I grew up in New Mexico, and with Los Alamos being so close, there was always talk about the Cold War, nuclear power, and the Manhattan Project. I was turned off, I guess, by that. But there was also an allure to it. I was curious about the problems and the issues, and I just kept coming back to it.

How difficult is it to work with actinides?

When you have highly radioactive samples, you want to limit your personal exposure to them, and the material is usually very scarce and incredibly valuable. So there’s a lot of up-front work using nonradioactive surrogates to make sure the entire process is well rehearsed and your hands develop muscle memory. It takes an incredible amount of mental focus just to load a cuvette because you don’t want anything to splatter.

A lot of times we’ll work in pairs to carry out a delicate manipulation, so you need a second person whom you can get along with and who wants to work on that project with you. You have to have a healthy respect for the material. If it doesn’t make you anxious, you probably shouldn’t be handling it.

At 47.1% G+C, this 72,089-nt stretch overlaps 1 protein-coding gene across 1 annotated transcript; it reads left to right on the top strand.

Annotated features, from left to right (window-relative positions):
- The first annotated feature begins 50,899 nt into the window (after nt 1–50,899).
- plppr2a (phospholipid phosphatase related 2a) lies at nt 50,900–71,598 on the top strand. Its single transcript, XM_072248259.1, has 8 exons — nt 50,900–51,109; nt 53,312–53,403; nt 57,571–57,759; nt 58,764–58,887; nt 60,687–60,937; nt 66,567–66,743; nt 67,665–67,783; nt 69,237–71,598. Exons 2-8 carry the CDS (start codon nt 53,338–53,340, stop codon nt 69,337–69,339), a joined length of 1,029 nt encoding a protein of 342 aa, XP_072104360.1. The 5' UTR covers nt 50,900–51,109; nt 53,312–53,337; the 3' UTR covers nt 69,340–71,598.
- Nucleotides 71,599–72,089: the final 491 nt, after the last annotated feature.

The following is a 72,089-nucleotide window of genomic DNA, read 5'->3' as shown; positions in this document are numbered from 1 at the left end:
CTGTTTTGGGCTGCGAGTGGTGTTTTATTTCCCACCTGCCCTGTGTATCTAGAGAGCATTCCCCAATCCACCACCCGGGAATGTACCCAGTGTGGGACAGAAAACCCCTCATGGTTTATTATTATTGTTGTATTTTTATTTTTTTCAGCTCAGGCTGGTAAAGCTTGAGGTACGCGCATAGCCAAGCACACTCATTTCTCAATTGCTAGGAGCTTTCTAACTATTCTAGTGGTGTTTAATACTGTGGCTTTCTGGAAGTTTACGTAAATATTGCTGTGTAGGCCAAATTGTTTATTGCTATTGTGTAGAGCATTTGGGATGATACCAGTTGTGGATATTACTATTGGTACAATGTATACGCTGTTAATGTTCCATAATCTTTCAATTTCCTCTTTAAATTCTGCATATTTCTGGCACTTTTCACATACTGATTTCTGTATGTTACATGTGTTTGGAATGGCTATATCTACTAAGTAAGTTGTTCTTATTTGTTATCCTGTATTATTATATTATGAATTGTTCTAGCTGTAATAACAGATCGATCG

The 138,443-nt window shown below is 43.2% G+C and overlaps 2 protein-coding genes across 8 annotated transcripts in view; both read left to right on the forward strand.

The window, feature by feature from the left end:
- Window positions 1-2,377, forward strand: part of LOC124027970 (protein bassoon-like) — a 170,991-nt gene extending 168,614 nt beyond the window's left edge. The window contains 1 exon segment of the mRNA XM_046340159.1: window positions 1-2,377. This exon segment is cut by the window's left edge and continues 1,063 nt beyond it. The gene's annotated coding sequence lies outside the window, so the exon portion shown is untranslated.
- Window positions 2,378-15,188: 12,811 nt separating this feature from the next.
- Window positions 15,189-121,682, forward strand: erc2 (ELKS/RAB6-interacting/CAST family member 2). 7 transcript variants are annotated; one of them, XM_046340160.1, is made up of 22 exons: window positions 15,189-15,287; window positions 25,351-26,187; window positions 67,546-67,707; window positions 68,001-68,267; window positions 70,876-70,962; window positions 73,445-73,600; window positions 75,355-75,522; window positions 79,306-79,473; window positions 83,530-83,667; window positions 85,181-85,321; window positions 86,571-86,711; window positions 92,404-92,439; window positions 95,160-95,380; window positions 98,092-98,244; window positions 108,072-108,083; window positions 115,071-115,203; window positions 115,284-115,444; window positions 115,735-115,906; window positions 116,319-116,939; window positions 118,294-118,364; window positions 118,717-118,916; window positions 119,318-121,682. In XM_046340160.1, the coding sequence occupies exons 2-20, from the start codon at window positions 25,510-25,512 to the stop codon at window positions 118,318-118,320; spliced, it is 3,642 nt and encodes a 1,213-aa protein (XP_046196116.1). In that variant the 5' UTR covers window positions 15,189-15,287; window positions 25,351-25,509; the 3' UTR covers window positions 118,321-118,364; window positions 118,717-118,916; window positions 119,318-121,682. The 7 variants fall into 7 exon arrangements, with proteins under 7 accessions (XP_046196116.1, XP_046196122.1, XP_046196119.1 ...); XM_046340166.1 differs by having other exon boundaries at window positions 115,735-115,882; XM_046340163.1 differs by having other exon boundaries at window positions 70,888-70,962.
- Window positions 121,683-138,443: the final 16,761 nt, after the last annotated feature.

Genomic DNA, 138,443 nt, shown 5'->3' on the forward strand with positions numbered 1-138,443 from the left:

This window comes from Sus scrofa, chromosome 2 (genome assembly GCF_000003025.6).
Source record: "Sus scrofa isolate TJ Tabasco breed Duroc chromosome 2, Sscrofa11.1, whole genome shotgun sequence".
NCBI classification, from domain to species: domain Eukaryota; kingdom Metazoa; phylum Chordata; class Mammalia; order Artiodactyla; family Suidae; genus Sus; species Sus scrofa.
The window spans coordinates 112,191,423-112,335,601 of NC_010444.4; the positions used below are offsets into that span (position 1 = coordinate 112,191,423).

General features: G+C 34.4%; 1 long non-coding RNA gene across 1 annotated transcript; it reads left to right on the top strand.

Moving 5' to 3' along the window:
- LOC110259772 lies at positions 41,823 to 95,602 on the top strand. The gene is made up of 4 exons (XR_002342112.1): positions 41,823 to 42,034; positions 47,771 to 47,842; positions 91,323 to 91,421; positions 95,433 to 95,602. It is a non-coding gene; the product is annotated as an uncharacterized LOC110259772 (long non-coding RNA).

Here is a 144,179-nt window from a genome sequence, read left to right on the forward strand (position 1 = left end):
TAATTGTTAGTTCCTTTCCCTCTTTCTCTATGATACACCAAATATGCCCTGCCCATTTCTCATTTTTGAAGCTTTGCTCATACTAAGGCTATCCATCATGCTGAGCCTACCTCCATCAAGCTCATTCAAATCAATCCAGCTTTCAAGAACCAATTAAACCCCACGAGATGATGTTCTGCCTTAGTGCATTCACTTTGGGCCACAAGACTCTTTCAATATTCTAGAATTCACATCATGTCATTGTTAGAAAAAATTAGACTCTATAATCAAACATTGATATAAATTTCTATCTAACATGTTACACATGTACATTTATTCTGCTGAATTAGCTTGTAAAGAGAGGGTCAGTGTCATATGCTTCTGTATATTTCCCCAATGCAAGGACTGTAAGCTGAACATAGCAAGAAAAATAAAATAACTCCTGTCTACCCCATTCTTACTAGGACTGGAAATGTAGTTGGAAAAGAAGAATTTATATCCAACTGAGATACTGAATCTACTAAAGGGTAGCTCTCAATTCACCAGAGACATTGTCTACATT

What’s the goal of your research?

We’re interested in understanding how covalent or ionic the bonds are between actinides and ligands and how that changes along the actinide series. It’s one of the most fundamental questions in actinide science. It’s important for a lot of reasons: Covalency is invoked in explaining the fate and transport of actinides in the environment—how they behave in water or soil, for example—in trying to build good ligands for them, and in separating them from each other.

Aside from fundamental studies, are you looking into novel applications for actinides?

Isotopes that emit α particles have the potential to treat cancers. You have to attach the radioisotope to a chelator, a molecule that binds the actinide and holds onto it in someone’s body. Then you attach that to a biological targeting vector that takes it to the tumor. Actinide isotopes such as actinium-225, thorium-227, and uranium-230 are short-lived, so they’re not a long-term toxic threat, and α particles only penetrate a short distance into biological tissue, so there could be fewer side effects than nontargeted treatments.